There is a lesser-known but equally inspirational form of camouflage which does not rely on the concealment of the presence of an object, but instead on masking the fact that it is moving. Called 'Motion Camouflage', this dynamic technique was also discovered in nature. Hoverflies and dragonflies use this strategy to surreptitiously move towards their prey without being detected. They appear static while, in fact, they are in motion. As a painting is, in a literal sense, a motionless surface manifesting the artist's imagination, I have taken the artistic liberty to create the contrary. A field of sunflowers lined up in symmetry, giving the impression that the sunflowers at the other end are in symmetrical movement, while in reality they are motionless and calm…






The idea behind these works involves the first impressions I had of the city-Baroda after I revisited it in 2007, with an aim to pursue my art practice here. What caught my attention (fleetingly), were the attractive circles, with sculpted areas in or around them, few of them done by some noteworthy artists of the city, adding to its rich cultural and artistic ethos. I eventually realised that these circles, though located at hubs, are always in passing and I actually never had a chance to see them in detail or closely, unless I intentionally stayed on, or was stuck in traffic. The idea of the circle is to move on in either direction. The circle in the city marks the various centres in the city, a meeting point from which there is constant movement. All these years I actually just had 'glimpses' of the sculptures in these circles, though I have passed them a countless times. And usually the circle is at crossroads leading to imagined 'straight lines' which connect to the circle as roads, joining at points to form angular shapes, such as imagined squares.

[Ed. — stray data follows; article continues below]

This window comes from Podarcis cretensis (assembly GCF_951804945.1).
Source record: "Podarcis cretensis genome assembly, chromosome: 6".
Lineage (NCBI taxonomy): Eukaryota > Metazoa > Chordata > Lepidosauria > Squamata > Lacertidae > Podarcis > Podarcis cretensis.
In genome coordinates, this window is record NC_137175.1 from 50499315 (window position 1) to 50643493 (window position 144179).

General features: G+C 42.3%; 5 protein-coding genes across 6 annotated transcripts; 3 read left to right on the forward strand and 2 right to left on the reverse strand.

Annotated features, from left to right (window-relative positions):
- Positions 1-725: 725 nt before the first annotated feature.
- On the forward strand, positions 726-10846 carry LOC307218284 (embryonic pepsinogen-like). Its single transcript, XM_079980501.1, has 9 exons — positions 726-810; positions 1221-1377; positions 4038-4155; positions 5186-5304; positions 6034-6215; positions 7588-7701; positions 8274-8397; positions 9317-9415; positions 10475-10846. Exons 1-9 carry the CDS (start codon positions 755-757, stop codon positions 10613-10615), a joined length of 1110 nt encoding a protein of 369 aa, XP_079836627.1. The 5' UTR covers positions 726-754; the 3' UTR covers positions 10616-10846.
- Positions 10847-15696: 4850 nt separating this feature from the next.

Differently, a 'square' in a city such as Times Square in New York signifies a place to hang out, like a social gathering, a space to linger and indulge. This idea intrigued me and probed me to paint the sculptures in the circles on square canvases.
The activity of a 'transient look' performs as the main concept in my work. Thus without indulging in other areas like the context and reasons behind the position of these sculptures, or who sculpted them, I use these 3-dimensional created art forms situated in their multidimensional role as a base for my paintings.

These paintings were exhibited for a show titled 3for,an outcome of a blog- 3for established in the year 2007, which is a document of the 'process' of 3 artists situated in different places creating art works. Archana Prasad (based in Bangalore), Pooja Gupta Cambell (based in Washington D.C.) and Nirali Lal (based in Baroda). It is a rich document of each artists personal journey through weekly notes. The peer critiques play an important role in documenting the dialog between the 3 artists while also providing an external objective perspective on this honest and introspective process. The show in January 2011 is in Bangalore at "Jaaga- creative common ground", Jaaga is an artistic collaboration, creating a modular, mobile and temporary structure. ( Based in Bangalore, Jaaga is an artistic endeavour by one of the 3For members – Archana Prasad.
For this project, each artist is allowed to dwell upon their personal memories connecting their place of work, getting together to exhibit in separate spaces within 'Jaaga' to reflect and create upon individual ideas, with 'Jaaga' being a part of this project. With monitors put up, the display would have excerpts from the blog, which otherwise is limited to a private viewing... essentially the three of us.

Blood a Metaphor for Emotions

'The abstract mirrors the tangible

Emotions in my paintings

Different minds, different hearts

Together we love, hate, create

Volcanic eruptions

calm water springs

meandering blobs in us

gushes across the sky

You come and go

Having no volume

But carry a lot of weight

The colour blood is from my heart

You burst with love...'